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Title:

Teaching to Learn: Thoughts on Some Issues in the Classroom

Speaker:


Abstract:

Professor Steve Zhong Shi GUO
Department of Journalism

As someone who has been teaching for some time, the following questions have puzzled me:
 Does it matter if…

  1. Your subject is hard or soft science/humanities?
  2. Your students are local or non-local?
  3. Your materials are existing or self-made?

To make things more complicated, the situation in the classroom changes from cohort to cohort. So:
What if…

  1. Students are not interested at all in the subject
  2. Students start to think like you
  3. You get the best and the worst students in the same room

I do not have simple answers to the above questions and scenarios, but I am sure that as educators, we can share our experience and make the classroom an engaging environment for active learning. This is what we shall do in this presentation session.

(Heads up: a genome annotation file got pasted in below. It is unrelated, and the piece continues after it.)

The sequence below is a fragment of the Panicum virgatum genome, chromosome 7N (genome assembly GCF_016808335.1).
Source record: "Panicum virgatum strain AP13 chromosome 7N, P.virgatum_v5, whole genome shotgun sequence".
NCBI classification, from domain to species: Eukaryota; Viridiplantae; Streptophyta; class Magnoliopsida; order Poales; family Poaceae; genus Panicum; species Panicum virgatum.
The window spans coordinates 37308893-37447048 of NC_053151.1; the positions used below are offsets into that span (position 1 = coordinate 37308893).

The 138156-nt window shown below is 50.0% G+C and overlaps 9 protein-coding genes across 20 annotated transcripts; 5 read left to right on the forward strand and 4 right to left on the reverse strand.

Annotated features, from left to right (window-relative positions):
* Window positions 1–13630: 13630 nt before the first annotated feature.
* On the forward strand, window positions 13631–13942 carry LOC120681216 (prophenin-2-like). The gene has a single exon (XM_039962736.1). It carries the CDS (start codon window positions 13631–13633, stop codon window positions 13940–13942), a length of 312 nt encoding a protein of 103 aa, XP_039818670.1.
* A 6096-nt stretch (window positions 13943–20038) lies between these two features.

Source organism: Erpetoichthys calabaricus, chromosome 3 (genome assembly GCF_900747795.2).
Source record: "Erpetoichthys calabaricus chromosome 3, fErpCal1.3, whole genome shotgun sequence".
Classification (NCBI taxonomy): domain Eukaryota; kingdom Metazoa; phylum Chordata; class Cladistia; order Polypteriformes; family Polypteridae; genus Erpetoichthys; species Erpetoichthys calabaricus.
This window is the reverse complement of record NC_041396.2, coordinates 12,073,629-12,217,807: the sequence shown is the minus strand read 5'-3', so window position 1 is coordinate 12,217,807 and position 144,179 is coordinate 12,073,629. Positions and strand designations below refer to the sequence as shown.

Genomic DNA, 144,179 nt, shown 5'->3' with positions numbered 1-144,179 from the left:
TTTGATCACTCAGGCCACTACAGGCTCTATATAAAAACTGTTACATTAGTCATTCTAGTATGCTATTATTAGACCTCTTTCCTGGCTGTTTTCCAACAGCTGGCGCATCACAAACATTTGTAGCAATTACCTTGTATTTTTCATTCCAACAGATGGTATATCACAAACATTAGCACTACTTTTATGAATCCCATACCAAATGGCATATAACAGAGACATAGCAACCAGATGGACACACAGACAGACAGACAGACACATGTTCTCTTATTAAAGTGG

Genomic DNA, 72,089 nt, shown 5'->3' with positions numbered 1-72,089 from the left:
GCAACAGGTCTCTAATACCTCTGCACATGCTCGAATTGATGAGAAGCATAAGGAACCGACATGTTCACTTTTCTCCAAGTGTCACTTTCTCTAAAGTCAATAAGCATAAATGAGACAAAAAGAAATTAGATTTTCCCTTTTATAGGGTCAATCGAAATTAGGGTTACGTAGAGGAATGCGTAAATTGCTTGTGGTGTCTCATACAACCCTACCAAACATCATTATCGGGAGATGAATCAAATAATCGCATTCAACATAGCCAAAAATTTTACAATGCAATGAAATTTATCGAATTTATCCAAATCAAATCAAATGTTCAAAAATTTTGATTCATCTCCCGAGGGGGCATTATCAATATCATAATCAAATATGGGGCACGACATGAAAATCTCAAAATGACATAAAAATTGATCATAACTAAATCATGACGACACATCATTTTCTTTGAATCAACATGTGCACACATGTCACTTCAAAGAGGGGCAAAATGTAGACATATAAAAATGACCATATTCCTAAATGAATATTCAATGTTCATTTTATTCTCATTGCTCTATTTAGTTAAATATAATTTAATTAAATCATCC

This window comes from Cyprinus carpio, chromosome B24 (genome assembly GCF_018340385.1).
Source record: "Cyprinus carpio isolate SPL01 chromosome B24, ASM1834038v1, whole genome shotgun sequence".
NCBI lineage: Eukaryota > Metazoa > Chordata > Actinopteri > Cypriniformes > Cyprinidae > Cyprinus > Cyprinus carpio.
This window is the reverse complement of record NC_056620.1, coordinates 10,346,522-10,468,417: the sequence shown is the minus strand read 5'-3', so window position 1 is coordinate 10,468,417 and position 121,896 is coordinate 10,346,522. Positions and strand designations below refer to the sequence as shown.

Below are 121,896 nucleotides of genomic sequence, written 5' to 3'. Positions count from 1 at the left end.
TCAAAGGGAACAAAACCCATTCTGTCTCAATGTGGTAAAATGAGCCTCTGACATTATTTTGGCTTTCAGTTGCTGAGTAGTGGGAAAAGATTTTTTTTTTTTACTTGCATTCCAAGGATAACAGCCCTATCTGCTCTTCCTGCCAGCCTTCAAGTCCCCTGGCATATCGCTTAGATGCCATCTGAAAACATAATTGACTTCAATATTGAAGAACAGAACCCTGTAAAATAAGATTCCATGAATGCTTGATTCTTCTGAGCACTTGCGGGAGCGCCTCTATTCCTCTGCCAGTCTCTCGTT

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Title:

How to Motivate Our Students and Ourselves?

Speaker:


Abstract:

Dr Alex Kun Luen LAU
Department of Accountancy and Law

Motivating Our Students –
Many students come to HKBU not as their first choice university, and this will affect their motivation to learn. How do we make them feel at home and find the joy of learning? How can we help them regain confidence and find their purpose for life? How can they discover their passion for learning? How can they learn how to learn? How can they be motivated to work hard? How can we assist our students in their journey to become whole persons?

Motivating Ourselves –
To be able to help others, first and foremost, we must keep ourselves motivated. How can we become a competent teacher? How can we become a competent researcher? How can we serve our community? How do we find our own rewards in our efforts?

I shall draw on my 17 years’ of teaching experience at HKBU to share on the above issues.